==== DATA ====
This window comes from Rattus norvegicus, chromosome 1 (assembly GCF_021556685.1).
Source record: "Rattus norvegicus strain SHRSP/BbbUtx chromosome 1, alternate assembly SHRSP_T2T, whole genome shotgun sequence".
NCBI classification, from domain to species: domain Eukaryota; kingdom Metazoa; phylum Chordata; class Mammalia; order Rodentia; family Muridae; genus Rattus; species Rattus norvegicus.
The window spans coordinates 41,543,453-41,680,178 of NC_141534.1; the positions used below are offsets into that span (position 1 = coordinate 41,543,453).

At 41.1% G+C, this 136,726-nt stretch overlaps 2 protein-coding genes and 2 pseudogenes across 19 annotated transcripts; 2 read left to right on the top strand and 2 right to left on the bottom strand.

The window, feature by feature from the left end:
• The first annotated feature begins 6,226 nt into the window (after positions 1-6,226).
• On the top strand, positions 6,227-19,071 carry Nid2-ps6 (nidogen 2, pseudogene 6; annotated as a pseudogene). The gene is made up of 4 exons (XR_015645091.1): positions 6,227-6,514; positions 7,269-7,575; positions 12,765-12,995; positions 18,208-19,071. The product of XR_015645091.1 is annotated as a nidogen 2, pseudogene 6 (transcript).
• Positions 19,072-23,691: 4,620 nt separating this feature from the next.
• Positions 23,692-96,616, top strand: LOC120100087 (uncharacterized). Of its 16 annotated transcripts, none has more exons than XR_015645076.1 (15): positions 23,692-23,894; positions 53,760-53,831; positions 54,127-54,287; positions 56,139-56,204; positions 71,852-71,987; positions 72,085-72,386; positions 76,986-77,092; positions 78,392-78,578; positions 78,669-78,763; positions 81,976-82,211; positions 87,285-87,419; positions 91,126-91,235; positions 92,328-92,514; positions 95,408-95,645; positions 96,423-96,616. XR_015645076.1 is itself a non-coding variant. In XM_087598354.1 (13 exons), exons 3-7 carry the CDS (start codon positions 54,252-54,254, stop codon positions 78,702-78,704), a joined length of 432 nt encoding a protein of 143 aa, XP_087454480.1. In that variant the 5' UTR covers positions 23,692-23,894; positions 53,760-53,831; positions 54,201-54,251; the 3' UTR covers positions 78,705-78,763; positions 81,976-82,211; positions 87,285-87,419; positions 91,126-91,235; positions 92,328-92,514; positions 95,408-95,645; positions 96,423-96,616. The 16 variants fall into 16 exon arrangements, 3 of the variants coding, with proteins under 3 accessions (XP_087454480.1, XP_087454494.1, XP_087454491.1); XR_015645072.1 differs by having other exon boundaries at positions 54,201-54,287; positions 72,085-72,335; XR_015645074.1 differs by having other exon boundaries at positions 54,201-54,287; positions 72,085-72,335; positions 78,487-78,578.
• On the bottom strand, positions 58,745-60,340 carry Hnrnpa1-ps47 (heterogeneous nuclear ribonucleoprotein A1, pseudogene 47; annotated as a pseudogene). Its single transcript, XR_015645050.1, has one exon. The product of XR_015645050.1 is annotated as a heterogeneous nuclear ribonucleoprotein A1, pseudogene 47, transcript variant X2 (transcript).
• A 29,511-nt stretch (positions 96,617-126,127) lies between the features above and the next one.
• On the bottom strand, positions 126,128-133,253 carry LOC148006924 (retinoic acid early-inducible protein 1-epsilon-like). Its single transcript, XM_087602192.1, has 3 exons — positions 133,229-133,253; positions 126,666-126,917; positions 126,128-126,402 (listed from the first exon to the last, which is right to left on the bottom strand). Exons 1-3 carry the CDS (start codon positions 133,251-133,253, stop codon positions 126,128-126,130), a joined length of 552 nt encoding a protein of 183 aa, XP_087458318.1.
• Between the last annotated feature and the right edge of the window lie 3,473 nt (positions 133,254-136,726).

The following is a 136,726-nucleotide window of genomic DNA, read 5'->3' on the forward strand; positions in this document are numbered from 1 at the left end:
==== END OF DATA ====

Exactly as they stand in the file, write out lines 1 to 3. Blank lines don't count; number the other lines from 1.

This window comes from Rattus norvegicus, chromosome 1 (assembly GCF_021556685.1).
Source record: "Rattus norvegicus strain SHRSP/BbbUtx chromosome 1, alternate assembly SHRSP_T2T, whole genome shotgun sequence".
NCBI classification, from domain to species: domain Eukaryota; kingdom Metazoa; phylum Chordata; class Mammalia; order Rodentia; family Muridae; genus Rattus; species Rattus norvegicus.